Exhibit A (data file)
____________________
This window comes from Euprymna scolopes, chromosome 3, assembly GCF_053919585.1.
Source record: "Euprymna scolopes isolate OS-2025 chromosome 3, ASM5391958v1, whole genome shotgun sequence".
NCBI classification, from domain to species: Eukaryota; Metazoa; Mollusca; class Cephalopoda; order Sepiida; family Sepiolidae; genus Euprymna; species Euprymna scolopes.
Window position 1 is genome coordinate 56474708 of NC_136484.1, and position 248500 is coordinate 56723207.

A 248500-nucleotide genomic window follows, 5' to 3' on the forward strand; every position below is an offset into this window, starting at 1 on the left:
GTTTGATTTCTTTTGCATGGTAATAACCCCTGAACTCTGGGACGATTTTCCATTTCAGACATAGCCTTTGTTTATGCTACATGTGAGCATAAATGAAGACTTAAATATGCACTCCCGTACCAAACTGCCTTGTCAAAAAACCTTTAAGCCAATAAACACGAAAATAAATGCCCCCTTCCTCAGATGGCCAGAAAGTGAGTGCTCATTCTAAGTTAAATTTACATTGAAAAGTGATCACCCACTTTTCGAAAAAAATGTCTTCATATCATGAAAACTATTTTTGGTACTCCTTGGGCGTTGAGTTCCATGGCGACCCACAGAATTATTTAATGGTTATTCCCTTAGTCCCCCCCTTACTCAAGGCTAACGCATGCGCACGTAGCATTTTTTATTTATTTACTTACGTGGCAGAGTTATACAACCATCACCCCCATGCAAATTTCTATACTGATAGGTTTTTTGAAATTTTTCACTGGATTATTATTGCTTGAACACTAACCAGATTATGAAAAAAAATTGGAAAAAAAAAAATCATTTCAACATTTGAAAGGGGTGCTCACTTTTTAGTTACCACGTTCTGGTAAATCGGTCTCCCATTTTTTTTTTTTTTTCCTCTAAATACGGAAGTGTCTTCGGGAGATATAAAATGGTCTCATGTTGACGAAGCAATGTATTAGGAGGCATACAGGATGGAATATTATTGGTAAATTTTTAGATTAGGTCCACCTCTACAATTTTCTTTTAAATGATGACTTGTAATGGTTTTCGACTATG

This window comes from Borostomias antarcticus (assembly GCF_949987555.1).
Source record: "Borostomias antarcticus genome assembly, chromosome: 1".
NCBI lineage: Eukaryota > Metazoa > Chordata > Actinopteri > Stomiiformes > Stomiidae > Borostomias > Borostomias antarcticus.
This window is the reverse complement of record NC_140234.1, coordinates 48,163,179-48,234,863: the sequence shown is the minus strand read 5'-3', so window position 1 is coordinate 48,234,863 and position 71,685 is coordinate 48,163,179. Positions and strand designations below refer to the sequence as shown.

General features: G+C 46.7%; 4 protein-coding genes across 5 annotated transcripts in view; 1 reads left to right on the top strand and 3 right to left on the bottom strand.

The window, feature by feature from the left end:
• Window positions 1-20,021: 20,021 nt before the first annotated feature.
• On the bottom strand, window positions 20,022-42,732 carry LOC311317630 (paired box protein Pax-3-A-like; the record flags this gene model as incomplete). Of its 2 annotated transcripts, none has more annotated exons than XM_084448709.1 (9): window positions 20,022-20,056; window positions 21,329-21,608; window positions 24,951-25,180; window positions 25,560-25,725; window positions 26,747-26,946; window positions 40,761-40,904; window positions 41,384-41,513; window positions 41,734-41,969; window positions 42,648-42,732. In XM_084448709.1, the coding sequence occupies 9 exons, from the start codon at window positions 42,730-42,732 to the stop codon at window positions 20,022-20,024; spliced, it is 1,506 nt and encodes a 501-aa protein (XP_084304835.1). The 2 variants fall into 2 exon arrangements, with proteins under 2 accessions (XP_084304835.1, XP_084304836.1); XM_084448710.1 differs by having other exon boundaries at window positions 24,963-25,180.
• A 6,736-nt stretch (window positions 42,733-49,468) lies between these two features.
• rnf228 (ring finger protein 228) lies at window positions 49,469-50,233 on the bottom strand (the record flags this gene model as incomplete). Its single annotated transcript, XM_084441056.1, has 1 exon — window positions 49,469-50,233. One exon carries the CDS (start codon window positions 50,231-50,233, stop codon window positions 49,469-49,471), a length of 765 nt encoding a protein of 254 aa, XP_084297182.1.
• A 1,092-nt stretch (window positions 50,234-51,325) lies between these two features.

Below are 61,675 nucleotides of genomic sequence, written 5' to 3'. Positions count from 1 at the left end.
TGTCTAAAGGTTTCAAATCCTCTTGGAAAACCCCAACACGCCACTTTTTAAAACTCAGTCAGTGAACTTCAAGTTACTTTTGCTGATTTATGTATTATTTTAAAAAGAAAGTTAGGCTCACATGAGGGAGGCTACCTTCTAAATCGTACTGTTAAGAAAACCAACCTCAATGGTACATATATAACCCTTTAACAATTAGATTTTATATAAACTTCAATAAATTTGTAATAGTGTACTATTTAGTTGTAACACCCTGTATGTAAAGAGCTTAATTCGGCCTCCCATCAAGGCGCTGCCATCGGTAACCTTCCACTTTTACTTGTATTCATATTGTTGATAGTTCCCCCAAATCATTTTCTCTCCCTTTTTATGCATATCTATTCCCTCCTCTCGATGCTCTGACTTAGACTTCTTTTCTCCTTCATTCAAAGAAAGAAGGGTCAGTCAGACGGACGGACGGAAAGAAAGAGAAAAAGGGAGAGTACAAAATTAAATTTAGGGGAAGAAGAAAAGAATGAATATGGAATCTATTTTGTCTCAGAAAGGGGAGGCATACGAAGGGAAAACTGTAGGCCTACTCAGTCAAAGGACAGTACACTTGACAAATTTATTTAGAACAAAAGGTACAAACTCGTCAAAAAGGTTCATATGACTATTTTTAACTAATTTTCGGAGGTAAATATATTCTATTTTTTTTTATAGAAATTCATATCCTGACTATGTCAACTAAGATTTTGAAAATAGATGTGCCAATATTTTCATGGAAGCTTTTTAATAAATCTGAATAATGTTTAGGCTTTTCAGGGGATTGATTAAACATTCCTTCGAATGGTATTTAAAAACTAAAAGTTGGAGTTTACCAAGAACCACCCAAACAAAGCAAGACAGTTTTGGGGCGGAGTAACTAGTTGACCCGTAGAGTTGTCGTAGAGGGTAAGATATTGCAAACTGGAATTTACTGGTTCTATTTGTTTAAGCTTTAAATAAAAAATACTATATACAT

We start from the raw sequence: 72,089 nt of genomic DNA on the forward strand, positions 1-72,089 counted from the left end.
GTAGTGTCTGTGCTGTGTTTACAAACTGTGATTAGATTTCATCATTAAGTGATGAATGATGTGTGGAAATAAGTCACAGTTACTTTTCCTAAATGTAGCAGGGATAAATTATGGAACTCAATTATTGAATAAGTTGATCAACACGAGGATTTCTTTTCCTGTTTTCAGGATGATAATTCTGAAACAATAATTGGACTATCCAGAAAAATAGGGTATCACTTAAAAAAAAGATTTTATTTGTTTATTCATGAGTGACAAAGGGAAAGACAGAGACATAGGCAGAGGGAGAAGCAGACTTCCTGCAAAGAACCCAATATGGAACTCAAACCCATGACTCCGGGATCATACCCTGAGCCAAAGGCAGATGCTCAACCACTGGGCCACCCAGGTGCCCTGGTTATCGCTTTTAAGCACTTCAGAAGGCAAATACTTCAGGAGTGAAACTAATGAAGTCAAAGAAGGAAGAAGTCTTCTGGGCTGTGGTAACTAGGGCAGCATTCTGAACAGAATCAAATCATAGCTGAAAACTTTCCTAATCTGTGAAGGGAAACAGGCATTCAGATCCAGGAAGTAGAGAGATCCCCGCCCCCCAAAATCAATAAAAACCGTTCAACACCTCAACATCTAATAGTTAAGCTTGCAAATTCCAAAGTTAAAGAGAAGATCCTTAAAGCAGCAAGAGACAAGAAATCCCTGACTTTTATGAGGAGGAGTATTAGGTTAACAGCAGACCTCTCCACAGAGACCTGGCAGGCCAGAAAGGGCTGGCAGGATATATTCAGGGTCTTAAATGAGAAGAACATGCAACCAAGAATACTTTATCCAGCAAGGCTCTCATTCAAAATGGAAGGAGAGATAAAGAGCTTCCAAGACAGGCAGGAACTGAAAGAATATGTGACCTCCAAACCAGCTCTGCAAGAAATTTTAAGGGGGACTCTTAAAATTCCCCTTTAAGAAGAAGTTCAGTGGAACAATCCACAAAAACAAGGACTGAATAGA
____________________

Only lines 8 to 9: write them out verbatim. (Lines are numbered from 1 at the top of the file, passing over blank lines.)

Source record: "Borostomias antarcticus genome assembly, chromosome: 1".
NCBI lineage: Eukaryota > Metazoa > Chordata > Actinopteri > Stomiiformes > Stomiidae > Borostomias > Borostomias antarcticus.